Robert Christgau: Dean of American Rock Critics

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In an age of rampant moderation, nobody wants to watch a loved one commit virtual suicide via sex, drugs, animal fat, or excess TV exposure. But since good sense is hell on entertainment value, it's a kick to reencounter reprobate acquaintances like Shane MacGowan and Warren Zevon.

Famous for his bad teeth and worse liver, MacGowan led the Irish-identified speed-folk band the Pogues until he couldn't stand up anymore, and after a long layoff he's back, undiminished and apparently unreconstructed. On The Snake (Warner Bros.), his new ensemble, Shane MacGowan & the Popes, sing the praises of whiskey, gin, "opium euphoria," fucking guys' wives but not their daughters, and the stubbornest vice of all, Roman Catholicism, here cited as The Church of the Holy Spook. The music is rough, MacGowan's defiantly tuneless voice rougher still. Sometimes the old ways are the best.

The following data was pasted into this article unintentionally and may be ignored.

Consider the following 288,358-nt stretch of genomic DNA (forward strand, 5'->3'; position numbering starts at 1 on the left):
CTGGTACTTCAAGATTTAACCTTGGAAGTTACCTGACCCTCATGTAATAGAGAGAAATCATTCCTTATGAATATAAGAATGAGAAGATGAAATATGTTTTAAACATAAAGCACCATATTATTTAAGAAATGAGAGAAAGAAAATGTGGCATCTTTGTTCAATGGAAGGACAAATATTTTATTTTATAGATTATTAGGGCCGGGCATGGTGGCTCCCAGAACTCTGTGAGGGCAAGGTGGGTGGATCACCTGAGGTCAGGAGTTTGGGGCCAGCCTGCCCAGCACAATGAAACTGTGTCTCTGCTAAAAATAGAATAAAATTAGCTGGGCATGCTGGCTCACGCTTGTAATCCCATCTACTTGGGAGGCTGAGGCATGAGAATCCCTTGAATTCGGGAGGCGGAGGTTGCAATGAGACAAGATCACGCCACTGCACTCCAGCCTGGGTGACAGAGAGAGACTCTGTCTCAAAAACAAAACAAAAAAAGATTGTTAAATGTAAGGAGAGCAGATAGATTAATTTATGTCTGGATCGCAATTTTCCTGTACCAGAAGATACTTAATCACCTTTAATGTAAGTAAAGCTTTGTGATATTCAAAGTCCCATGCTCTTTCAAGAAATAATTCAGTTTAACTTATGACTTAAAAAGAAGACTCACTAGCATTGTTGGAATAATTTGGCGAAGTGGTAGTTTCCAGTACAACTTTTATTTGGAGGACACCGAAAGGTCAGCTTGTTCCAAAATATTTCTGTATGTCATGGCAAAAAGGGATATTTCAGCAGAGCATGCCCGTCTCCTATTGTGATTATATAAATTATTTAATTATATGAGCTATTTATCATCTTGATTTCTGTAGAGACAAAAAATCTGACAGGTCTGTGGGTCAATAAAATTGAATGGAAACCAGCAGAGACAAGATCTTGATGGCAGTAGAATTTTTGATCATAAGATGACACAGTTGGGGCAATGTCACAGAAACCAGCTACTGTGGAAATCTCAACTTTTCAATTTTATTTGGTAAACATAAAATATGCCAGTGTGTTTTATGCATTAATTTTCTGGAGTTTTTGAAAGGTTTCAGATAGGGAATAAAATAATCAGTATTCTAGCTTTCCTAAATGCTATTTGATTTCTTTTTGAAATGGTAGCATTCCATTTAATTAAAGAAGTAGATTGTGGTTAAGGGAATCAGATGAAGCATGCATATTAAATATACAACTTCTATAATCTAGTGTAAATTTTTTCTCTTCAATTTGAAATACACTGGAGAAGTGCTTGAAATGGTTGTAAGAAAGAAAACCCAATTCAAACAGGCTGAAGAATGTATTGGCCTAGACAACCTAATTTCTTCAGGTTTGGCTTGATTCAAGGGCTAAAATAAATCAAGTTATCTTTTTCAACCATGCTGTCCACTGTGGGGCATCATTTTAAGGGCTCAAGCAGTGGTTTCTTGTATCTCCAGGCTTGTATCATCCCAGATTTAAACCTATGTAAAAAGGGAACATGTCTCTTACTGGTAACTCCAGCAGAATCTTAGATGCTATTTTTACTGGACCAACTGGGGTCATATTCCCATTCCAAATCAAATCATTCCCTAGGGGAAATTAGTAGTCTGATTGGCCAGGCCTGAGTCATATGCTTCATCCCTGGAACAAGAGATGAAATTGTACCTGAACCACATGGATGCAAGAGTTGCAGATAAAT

If L.A. low-life connoisseur Zevon seems a polite fellow after MacGowan, it's only by comparison. A longtime biz denizen, he's always favored a revved-up studio attack, invariably expert and sometimes lyrical but louder and rawer than the session musicians he hangs with would normally countenance. Leading off Mutineer (Giant) is one of Zevon's great bad-boy yarns, Seminole Bingo, the tale of a crooked bond trader who gets hooked on the tables at an Indian reservation while fleeing the S.E.C. Rottweiler Blues, a mean dissection of paranoia in paradise, is also classic. And the love songs are as desolate as ever. He's rock's own Raymond Chandler or Elmore Leonard. And he'll settle for it till he's got nothing left to settle with.


Haiti's Boukman Eksperyans are justly ranked among world-beat's most musically fluent and politically aware exponents. On Libčte (Pran Pou Pran'l!)/Freedom (Let's Take It) (Mango), they couch their virtues in songs and beats mere hedonists will know how to enjoy.

Playboy, May 1995


Apr. 1995 June 1995